Making the Homecoming Work for You and your Visitors

Catherine Bowie is one of the St Andrews Skills Academy’s approved training providers (CBTS), and in this article she blogs for us about Homecoming and how to make the most of the opportunities presented. Thank you Catherine!

For the Homecoming to be a success, it is vital that we offer as much information as is possible on our area, and give visitors practical tips so that we can ensure that each of the Homecoming tourists receives a real Scottish welcome and goes home raving about what Scotland has to offer. Rarely are we given this opportunity and the spotlight of the world will be on us – are we prepared?

Firstly, consider the kind of visitors which the Homecoming will attract and their profile – ancestral visitors come to Scotland with different expectations; however it should be noted that they tend to be well informed, expect extremely detailed information and are able to talk a great deal about their family history and their discoveries!

One of the most important aspects of their research is visiting places where they have a connection and this could be as simple as a castle or a visitor attraction but they may require information on the local family history society, graveyards or facts on industrial heritage. Here is the opportunity to make a difference. Many of our visitors will be very value conscious so it’s all about offering information on things that represent added value to their visit.

Learn about cultural differences.  Here are useful links to the Visit Britain site offering insight on some of the prospective homecoming markets:

USA

Canada

Australia

New Zealand

South Africa

Other countries

These are very useful resources, detailing tips on how to offer these visitors the kind of service they expect, and ideas for subtle nuances which can really make you stand out in your service offerings.

Secondly, Homecoming visitors will expect a warm Scottish welcome – many ancestral visitors come to Scotland to seek a connection so it is essential that we bring out warmth and build rapport immediately so that they feel at home. Many visitors do not like to be classified as tourists – they want to feel more as if they are coming home.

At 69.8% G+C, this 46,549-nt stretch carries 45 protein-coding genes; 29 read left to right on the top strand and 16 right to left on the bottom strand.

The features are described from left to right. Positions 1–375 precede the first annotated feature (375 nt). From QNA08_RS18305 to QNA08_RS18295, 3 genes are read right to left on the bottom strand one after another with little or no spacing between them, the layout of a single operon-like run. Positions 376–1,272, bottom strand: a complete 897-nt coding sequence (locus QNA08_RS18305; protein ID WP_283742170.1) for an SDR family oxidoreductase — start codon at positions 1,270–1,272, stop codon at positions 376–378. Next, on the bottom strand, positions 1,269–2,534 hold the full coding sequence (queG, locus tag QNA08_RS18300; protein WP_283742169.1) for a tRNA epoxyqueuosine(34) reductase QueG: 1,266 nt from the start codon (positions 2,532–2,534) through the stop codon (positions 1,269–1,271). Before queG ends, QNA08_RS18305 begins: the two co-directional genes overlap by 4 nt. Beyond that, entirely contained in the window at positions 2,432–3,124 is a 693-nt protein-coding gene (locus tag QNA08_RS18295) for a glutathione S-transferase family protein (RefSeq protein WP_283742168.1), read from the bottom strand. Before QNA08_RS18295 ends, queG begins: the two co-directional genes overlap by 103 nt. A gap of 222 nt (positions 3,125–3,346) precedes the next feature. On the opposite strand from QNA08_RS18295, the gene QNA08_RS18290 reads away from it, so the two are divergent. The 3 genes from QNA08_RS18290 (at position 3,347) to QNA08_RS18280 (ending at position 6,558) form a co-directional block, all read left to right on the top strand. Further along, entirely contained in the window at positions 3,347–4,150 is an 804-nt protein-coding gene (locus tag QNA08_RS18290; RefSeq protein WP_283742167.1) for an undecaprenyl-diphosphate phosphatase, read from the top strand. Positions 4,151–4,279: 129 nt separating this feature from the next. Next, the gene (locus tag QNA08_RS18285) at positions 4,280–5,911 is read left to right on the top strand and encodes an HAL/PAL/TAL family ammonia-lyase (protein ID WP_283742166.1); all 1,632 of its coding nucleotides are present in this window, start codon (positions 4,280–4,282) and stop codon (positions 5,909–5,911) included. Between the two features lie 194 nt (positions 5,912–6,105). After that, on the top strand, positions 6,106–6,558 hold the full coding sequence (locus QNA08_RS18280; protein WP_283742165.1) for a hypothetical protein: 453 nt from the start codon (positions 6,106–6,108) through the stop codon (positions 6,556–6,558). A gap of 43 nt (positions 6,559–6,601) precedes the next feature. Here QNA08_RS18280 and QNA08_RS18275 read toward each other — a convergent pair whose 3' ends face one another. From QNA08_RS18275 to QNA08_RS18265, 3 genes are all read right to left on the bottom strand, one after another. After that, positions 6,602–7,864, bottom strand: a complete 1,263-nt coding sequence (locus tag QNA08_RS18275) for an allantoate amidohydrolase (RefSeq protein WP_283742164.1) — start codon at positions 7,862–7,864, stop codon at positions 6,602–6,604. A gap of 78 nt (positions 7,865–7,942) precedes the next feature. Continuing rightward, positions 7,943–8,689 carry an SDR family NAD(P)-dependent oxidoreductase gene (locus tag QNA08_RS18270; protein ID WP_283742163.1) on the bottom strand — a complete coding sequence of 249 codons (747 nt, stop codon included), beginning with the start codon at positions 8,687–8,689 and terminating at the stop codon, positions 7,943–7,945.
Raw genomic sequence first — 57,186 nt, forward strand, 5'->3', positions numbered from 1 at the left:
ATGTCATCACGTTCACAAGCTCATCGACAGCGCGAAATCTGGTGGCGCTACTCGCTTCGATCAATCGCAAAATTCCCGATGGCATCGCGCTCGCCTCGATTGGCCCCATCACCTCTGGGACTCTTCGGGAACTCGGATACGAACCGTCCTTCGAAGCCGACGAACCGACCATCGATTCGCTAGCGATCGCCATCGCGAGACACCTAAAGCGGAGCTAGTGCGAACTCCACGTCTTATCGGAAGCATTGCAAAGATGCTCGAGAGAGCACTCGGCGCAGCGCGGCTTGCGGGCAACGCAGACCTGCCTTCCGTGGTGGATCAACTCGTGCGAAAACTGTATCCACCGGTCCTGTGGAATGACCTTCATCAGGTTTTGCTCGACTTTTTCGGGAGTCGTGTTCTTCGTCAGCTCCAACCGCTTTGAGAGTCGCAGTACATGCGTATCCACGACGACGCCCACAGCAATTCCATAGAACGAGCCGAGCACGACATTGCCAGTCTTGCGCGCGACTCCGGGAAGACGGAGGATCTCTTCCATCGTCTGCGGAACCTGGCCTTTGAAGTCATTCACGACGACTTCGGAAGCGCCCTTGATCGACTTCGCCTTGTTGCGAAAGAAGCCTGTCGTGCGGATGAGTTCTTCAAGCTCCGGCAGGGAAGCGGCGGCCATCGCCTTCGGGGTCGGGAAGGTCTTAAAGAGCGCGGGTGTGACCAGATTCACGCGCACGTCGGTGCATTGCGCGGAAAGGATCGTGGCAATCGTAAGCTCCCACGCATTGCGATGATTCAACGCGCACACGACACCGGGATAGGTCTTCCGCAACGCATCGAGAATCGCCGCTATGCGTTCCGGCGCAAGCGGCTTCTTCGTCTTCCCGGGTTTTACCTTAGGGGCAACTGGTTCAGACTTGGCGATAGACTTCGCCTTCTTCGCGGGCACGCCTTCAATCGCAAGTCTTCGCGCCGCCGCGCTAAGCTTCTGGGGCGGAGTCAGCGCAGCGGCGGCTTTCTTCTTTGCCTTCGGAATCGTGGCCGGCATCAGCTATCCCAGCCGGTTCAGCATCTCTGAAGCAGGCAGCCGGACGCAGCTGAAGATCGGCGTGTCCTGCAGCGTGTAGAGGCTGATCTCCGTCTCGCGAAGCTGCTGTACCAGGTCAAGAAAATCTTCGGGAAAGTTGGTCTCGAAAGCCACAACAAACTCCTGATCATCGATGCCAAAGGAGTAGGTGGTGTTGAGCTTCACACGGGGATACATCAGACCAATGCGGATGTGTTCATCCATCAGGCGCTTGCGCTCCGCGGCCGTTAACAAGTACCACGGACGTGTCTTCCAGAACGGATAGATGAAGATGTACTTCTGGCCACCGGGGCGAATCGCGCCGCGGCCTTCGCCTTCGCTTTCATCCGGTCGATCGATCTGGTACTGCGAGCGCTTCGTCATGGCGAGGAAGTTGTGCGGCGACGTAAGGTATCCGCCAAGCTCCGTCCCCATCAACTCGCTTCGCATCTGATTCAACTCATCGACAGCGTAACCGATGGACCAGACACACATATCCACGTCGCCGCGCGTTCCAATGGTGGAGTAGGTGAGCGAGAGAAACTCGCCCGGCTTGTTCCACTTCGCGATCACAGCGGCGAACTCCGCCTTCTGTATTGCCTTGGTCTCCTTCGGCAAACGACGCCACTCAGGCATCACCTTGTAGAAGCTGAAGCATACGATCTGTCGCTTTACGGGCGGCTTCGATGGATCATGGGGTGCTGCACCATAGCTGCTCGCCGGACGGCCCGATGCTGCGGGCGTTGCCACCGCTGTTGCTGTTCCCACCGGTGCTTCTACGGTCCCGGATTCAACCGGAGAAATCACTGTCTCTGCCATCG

Many Homecoming visitors have preconceived ideas about what Scotland has to offer and they appreciate the traditional approaches in tourism & hospitality even if we don’t perceive them to be mainstream. You need to respect these wishes as these are often what create the best memories. Find out where great afternoon tea or authentic fish and chips are being served, and where ceilidhs, Highland Games, golf tournaments, Scottish theatre, local art and crafts exhibitions etc are being held; be pro-active about promoting such events.

Engage with your visitors professionally and ensure that you and your staff are positive about your area and Scotland and all that it can offer. It is easy to allow current affairs to cast a shadow on our mood, however this is not attractive to our visitors; they are seeking to connect with vibrant and dynamic people.

Stay up to date with what’s going on in your area and create a file with important visitor services information. Find out about events and keep useful information such as local church times, contact details for key people, menus from local restaurants and (of course) an up-to date events listing for what’s on in your area. Find out where the local family history society is and where other documents are held. Ancestral visitors really appreciate access to a computer as so much of their research is conducted this way.
Stick to these tips and not only enhance the visitor experience look professional but also act as a great advertisement for Scotland!

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